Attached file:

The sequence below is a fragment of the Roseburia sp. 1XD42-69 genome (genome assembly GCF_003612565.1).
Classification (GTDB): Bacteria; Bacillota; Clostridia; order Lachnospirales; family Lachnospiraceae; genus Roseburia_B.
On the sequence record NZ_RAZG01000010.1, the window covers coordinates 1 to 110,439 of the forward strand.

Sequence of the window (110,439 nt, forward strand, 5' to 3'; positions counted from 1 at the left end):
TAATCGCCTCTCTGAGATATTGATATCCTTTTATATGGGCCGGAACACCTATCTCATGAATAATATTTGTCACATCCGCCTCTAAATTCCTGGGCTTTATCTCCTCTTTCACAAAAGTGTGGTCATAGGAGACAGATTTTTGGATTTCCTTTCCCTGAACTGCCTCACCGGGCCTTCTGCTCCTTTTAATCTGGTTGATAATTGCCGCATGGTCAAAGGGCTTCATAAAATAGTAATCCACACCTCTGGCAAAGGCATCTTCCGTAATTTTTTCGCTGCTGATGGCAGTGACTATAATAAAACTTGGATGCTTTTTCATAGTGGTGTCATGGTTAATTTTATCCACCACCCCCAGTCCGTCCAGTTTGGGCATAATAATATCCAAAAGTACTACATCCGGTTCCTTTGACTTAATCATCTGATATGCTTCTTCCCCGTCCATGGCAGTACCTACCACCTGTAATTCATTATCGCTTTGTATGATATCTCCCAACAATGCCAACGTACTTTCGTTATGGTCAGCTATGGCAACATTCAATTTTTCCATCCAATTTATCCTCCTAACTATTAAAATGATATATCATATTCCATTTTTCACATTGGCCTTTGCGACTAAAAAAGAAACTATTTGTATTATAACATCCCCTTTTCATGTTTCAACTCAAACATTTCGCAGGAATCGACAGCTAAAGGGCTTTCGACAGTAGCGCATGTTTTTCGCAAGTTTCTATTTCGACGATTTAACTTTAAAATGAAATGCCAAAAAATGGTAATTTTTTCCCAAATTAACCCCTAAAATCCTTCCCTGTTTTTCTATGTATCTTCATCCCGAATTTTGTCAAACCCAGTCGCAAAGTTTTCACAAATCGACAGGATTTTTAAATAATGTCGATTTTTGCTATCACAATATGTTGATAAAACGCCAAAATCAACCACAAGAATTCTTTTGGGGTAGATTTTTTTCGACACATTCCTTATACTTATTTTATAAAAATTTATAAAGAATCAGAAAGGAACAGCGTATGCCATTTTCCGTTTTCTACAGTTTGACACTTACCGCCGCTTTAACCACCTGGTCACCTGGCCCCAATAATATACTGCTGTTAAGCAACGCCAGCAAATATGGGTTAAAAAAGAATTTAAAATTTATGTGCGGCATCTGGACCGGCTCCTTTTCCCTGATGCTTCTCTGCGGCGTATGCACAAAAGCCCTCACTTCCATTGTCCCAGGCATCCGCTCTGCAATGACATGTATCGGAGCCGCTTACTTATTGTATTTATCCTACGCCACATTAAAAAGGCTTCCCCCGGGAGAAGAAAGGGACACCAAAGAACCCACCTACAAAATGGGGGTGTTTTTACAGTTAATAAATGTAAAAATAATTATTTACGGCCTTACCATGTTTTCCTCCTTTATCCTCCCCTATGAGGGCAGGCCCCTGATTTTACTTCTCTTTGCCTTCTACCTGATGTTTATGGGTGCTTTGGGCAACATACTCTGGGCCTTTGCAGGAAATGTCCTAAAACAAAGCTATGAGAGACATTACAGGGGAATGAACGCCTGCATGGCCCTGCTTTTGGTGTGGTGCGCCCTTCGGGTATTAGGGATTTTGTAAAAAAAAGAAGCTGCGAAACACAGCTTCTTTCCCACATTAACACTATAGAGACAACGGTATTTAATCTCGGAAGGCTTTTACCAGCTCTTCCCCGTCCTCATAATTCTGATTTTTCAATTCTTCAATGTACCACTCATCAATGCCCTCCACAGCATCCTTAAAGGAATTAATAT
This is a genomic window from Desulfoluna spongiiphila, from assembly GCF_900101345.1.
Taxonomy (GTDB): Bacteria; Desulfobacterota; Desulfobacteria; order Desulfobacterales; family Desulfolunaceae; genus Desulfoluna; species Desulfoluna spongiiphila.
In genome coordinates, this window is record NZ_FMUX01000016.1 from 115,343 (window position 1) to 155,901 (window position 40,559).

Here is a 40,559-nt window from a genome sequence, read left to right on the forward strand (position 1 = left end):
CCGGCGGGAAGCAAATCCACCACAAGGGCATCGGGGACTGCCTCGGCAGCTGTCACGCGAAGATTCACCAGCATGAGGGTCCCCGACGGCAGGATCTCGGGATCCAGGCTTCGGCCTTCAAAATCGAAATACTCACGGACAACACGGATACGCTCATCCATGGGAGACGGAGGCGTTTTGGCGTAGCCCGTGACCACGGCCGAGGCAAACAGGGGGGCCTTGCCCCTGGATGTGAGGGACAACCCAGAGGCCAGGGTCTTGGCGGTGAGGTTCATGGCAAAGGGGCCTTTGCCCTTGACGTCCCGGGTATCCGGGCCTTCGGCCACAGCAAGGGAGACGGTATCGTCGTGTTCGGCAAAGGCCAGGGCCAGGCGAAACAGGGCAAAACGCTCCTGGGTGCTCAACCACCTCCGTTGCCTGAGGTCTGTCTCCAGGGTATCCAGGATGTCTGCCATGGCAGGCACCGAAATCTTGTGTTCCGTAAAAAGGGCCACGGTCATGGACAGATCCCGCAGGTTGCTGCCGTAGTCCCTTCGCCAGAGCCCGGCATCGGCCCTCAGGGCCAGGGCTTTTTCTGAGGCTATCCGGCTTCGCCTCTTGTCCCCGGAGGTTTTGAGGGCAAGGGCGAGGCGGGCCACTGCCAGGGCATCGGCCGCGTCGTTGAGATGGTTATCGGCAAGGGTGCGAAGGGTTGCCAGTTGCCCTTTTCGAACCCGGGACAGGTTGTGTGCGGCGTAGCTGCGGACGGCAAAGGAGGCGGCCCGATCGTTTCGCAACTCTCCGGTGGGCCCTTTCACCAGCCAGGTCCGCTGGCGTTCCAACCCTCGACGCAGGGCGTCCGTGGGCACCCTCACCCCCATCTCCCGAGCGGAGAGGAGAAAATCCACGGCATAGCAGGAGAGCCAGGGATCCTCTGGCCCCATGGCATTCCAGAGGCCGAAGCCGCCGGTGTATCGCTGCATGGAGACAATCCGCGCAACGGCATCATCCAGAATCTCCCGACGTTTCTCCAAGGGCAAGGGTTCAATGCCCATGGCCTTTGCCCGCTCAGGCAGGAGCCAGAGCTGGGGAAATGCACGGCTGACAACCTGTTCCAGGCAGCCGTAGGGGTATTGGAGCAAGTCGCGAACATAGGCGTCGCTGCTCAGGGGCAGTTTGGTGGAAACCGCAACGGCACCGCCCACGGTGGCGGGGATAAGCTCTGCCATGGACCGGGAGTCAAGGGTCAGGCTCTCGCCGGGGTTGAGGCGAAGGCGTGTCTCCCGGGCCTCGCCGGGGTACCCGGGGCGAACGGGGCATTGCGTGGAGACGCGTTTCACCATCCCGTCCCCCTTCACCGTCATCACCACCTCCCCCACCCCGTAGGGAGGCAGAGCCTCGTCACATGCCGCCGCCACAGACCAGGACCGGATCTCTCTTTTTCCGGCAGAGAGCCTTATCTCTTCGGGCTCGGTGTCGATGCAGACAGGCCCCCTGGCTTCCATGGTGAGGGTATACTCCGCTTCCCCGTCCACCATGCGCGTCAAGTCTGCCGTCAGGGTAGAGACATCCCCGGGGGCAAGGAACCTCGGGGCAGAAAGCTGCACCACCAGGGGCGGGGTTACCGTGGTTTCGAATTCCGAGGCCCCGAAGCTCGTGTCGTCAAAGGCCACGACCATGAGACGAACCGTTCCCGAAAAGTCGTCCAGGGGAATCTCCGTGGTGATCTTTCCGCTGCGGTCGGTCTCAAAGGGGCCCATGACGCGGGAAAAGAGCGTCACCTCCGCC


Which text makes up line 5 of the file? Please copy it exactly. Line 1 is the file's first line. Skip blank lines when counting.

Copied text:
TAATCGCCTCTCTGAGATATTGATATCCTTTTATATGGGCCGGAACACCTATCTCATGAATAATATTTGTCACATCCGCCTCTAAATTCCTGGGCTTTATCTCCTCTTTCACAAAAGTGTGGTCATAGGAGACAGATTTTTGGATTTCCTTTCCCTGAACTGCCTCACCGGGCCTTCTGCTCCTTTTAATCTGGTTGATAATTGCCGCATGGTCAAAGGGCTTCATAAAATAGTAATCCACACCTCTGGCAAAGGCATCTTCCGTAATTTTTTCGCTGCTGATGGCAGTGACTATAATAAAACTTGGATGCTTTTTCATAGTGGTGTCATGGTTAATTTTATCCACCACCCCCAGTCCGTCCAGTTTGGGCATAATAATATCCAAAAGTACTACATCCGGTTCCTTTGACTTAATCATCTGATATGCTTCTTCCCCGTCCATGGCAGTACCTACCACCTGTAATTCATTATCGCTTTGTATGATATCTCCCAACAATGCCAACGTACTTTCGTTATGGTCAGCTATGGCAACATTCAATTTTTCCATCCAATTTATCCTCCTAACTATTAAAATGATATATCATATTCCATTTTTCACATTGGCCTTTGCGACTAAAAAAGAAACTATTTGTATTATAACATCCCCTTTTCATGTTTCAACTCAAACATTTCGCAGGAATCGACAGCTAAAGGGCTTTCGACAGTAGCGCATGTTTTTCGCAAGTTTCTATTTCGACGATTTAACTTTAAAATGAAATGCCAAAAAATGGTAATTTTTTCCCAAATTAACCCCTAAAATCCTTCCCTGTTTTTCTATGTATCTTCATCCCGAATTTTGTCAAACCCAGTCGCAAAGTTTTCACAAATCGACAGGATTTTTAAATAATGTCGATTTTTGCTATCACAATATGTTGATAAAACGCCAAAATCAACCACAAGAATTCTTTTGGGGTAGATTTTTTTCGACACATTCCTTATACTTATTTTATAAAAATTTATAAAGAATCAGAAAGGAACAGCGTATGCCATTTTCCGTTTTCTACAGTTTGACACTTACCGCCGCTTTAACCACCTGGTCACCTGGCCCCAATAATATACTGCTGTTAAGCAACGCCAGCAAATATGGGTTAAAAAAGAATTTAAAATTTATGTGCGGCATCTGGACCGGCTCCTTTTCCCTGATGCTTCTCTGCGGCGTATGCACAAAAGCCCTCACTTCCATTGTCCCAGGCATCCGCTCTGCAATGACATGTATCGGAGCCGCTTACTTATTGTATTTATCCTACGCCACATTAAAAAGGCTTCCCCCGGGAGAAGAAAGGGACACCAAAGAACCCACCTACAAAATGGGGGTGTTTTTACAGTTAATAAATGTAAAAATAATTATTTACGGCCTTACCATGTTTTCCTCCTTTATCCTCCCCTATGAGGGCAGGCCCCTGATTTTACTTCTCTTTGCCTTCTACCTGATGTTTATGGGTGCTTTGGGCAACATACTCTGGGCCTTTGCAGGAAATGTCCTAAAACAAAGCTATGAGAGACATTACAGGGGAATGAACGCCTGCATGGCCCTGCTTTTGGTGTGGTGCGCCCTTCGGGTATTAGGGATTTTGTAAAAAAAAGAAGCTGCGAAACACAGCTTCTTTCCCACATTAACACTATAGAGACAACGGTATTTAATCTCGGAAGGCTTTTACCAGCTCTTCCCCGTCCTCATAATTCTGATTTTTCAATTCTTCAATGTACCACTCATCAATGCCCTCCACAGCATCCTTAAAGGAATTAATAT